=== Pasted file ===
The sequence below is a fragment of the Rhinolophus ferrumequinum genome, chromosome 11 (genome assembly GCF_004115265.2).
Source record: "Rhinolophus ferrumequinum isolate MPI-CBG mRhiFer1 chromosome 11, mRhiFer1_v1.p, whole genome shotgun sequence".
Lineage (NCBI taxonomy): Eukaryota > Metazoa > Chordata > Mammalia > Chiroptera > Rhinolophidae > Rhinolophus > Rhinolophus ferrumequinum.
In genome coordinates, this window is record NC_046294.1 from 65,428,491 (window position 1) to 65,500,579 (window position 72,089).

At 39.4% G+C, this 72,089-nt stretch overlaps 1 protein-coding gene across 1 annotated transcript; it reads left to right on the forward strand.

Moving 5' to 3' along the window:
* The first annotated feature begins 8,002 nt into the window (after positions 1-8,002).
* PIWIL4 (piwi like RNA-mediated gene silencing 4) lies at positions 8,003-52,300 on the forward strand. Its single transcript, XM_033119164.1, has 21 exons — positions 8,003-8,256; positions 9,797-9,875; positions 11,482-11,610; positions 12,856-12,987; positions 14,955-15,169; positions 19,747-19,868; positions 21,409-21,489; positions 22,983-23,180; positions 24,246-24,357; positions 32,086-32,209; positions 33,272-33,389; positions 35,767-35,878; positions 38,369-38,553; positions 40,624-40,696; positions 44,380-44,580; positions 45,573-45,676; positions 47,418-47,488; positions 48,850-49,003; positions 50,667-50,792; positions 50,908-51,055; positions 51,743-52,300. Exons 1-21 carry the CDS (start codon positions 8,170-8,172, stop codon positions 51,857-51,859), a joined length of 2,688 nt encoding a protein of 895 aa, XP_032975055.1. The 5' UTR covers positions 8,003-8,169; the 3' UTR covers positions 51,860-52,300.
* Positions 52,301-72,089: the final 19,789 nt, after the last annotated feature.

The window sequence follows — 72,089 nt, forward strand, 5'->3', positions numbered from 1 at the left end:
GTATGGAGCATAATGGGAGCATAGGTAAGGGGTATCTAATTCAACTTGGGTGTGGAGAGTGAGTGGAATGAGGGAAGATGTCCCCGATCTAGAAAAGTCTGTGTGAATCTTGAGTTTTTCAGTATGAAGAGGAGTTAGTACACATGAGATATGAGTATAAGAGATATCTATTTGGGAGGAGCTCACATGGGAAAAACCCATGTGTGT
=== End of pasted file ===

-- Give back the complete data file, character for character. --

The sequence below is a fragment of the Rhinolophus ferrumequinum genome, chromosome 11 (genome assembly GCF_004115265.2).
Source record: "Rhinolophus ferrumequinum isolate MPI-CBG mRhiFer1 chromosome 11, mRhiFer1_v1.p, whole genome shotgun sequence".
Lineage (NCBI taxonomy): Eukaryota > Metazoa > Chordata > Mammalia > Chiroptera > Rhinolophidae > Rhinolophus > Rhinolophus ferrumequinum.
In genome coordinates, this window is record NC_046294.1 from 65,428,491 (window position 1) to 65,500,579 (window position 72,089).

At 39.4% G+C, this 72,089-nt stretch overlaps 1 protein-coding gene across 1 annotated transcript; it reads left to right on the forward strand.

Moving 5' to 3' along the window:
* The first annotated feature begins 8,002 nt into the window (after positions 1-8,002).
* PIWIL4 (piwi like RNA-mediated gene silencing 4) lies at positions 8,003-52,300 on the forward strand. Its single transcript, XM_033119164.1, has 21 exons — positions 8,003-8,256; positions 9,797-9,875; positions 11,482-11,610; positions 12,856-12,987; positions 14,955-15,169; positions 19,747-19,868; positions 21,409-21,489; positions 22,983-23,180; positions 24,246-24,357; positions 32,086-32,209; positions 33,272-33,389; positions 35,767-35,878; positions 38,369-38,553; positions 40,624-40,696; positions 44,380-44,580; positions 45,573-45,676; positions 47,418-47,488; positions 48,850-49,003; positions 50,667-50,792; positions 50,908-51,055; positions 51,743-52,300. Exons 1-21 carry the CDS (start codon positions 8,170-8,172, stop codon positions 51,857-51,859), a joined length of 2,688 nt encoding a protein of 895 aa, XP_032975055.1. The 5' UTR covers positions 8,003-8,169; the 3' UTR covers positions 51,860-52,300.
* Positions 52,301-72,089: the final 19,789 nt, after the last annotated feature.

The window sequence follows — 72,089 nt, forward strand, 5'->3', positions numbered from 1 at the left end:
GTATGGAGCATAATGGGAGCATAGGTAAGGGGTATCTAATTCAACTTGGGTGTGGAGAGTGAGTGGAATGAGGGAAGATGTCCCCGATCTAGAAAAGTCTGTGTGAATCTTGAGTTTTTCAGTATGAAGAGGAGTTAGTACACATGAGATATGAGTATAAGAGATATCTATTTGGGAGGAGCTCACATGGGAAAAACCCATGTGTGT